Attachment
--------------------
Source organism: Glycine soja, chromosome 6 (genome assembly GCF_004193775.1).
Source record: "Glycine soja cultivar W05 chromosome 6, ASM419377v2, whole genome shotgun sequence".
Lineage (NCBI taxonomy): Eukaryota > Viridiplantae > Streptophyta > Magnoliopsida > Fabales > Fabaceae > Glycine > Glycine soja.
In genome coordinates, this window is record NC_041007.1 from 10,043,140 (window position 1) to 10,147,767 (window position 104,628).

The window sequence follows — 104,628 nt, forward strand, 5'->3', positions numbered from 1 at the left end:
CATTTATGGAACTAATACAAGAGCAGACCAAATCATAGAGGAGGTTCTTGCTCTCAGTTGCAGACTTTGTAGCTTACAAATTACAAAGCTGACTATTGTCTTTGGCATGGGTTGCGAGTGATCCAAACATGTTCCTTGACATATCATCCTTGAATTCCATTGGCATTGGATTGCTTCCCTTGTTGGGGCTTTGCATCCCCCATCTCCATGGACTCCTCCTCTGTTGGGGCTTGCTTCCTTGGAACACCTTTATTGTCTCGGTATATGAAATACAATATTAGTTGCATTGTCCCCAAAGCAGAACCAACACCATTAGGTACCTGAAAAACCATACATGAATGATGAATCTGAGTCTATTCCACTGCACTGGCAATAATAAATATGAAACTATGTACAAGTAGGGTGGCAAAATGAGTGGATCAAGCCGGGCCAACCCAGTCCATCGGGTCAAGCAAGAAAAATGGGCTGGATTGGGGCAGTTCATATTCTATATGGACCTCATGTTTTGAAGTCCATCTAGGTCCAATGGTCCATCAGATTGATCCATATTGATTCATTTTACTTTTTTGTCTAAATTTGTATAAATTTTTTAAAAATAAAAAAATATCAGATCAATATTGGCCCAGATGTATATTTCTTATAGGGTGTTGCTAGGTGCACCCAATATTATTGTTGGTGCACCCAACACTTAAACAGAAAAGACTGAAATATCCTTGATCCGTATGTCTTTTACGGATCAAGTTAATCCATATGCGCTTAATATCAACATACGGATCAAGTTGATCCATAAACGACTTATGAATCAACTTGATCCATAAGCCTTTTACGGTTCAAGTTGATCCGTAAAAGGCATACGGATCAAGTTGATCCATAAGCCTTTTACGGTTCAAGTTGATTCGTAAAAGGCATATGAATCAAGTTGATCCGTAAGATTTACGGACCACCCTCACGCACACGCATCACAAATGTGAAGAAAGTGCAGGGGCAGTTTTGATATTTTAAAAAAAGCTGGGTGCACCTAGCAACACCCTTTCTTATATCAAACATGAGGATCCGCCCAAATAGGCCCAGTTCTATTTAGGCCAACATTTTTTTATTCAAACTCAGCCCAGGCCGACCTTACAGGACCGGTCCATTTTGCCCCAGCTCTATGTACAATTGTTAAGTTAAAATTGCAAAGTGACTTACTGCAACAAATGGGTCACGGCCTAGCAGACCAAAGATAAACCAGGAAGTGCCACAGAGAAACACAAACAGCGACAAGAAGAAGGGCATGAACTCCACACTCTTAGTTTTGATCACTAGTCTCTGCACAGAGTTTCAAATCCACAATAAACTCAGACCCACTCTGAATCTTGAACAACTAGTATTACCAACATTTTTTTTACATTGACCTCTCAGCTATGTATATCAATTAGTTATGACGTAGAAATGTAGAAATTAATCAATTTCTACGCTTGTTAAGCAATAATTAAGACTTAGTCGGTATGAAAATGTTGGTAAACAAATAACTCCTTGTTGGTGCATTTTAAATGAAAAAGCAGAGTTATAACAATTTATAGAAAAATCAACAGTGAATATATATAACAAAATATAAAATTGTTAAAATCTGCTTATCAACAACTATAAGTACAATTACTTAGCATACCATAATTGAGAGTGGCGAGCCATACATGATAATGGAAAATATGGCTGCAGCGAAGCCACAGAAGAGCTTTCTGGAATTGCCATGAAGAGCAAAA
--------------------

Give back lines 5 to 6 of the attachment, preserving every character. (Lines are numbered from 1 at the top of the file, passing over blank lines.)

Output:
The window sequence follows — 104,628 nt, forward strand, 5'->3', positions numbered from 1 at the left end:
CATTTATGGAACTAATACAAGAGCAGACCAAATCATAGAGGAGGTTCTTGCTCTCAGTTGCAGACTTTGTAGCTTACAAATTACAAAGCTGACTATTGTCTTTGGCATGGGTTGCGAGTGATCCAAACATGTTCCTTGACATATCATCCTTGAATTCCATTGGCATTGGATTGCTTCCCTTGTTGGGGCTTTGCATCCCCCATCTCCATGGACTCCTCCTCTGTTGGGGCTTGCTTCCTTGGAACACCTTTATTGTCTCGGTATATGAAATACAATATTAGTTGCATTGTCCCCAAAGCAGAACCAACACCATTAGGTACCTGAAAAACCATACATGAATGATGAATCTGAGTCTATTCCACTGCACTGGCAATAATAAATATGAAACTATGTACAAGTAGGGTGGCAAAATGAGTGGATCAAGCCGGGCCAACCCAGTCCATCGGGTCAAGCAAGAAAAATGGGCTGGATTGGGGCAGTTCATATTCTATATGGACCTCATGTTTTGAAGTCCATCTAGGTCCAATGGTCCATCAGATTGATCCATATTGATTCATTTTACTTTTTTGTCTAAATTTGTATAAATTTTTTAAAAATAAAAAAATATCAGATCAATATTGGCCCAGATGTATATTTCTTATAGGGTGTTGCTAGGTGCACCCAATATTATTGTTGGTGCACCCAACACTTAAACAGAAAAGACTGAAATATCCTTGATCCGTATGTCTTTTACGGATCAAGTTAATCCATATGCGCTTAATATCAACATACGGATCAAGTTGATCCATAAACGACTTATGAATCAACTTGATCCATAAGCCTTTTACGGTTCAAGTTGATCCGTAAAAGGCATACGGATCAAGTTGATCCATAAGCCTTTTACGGTTCAAGTTGATTCGTAAAAGGCATATGAATCAAGTTGATCCGTAAGATTTACGGACCACCCTCACGCACACGCATCACAAATGTGAAGAAAGTGCAGGGGCAGTTTTGATATTTTAAAAAAAGCTGGGTGCACCTAGCAACACCCTTTCTTATATCAAACATGAGGATCCGCCCAAATAGGCCCAGTTCTATTTAGGCCAACATTTTTTTATTCAAACTCAGCCCAGGCCGACCTTACAGGACCGGTCCATTTTGCCCCAGCTCTATGTACAATTGTTAAGTTAAAATTGCAAAGTGACTTACTGCAACAAATGGGTCACGGCCTAGCAGACCAAAGATAAACCAGGAAGTGCCACAGAGAAACACAAACAGCGACAAGAAGAAGGGCATGAACTCCACACTCTTAGTTTTGATCACTAGTCTCTGCACAGAGTTTCAAATCCACAATAAACTCAGACCCACTCTGAATCTTGAACAACTAGTATTACCAACATTTTTTTTACATTGACCTCTCAGCTATGTATATCAATTAGTTATGACGTAGAAATGTAGAAATTAATCAATTTCTACGCTTGTTAAGCAATAATTAAGACTTAGTCGGTATGAAAATGTTGGTAAACAAATAACTCCTTGTTGGTGCATTTTAAATGAAAAAGCAGAGTTATAACAATTTATAGAAAAATCAACAGTGAATATATATAACAAAATATAAAATTGTTAAAATCTGCTTATCAACAACTATAAGTACAATTACTTAGCATACCATAATTGAGAGTGGCGAGCCATACATGATAATGGAAAATATGGCTGCAGCGAAGCCACAGAAGAGCTTTCTGGAATTGCCATGAAGAGCAAAA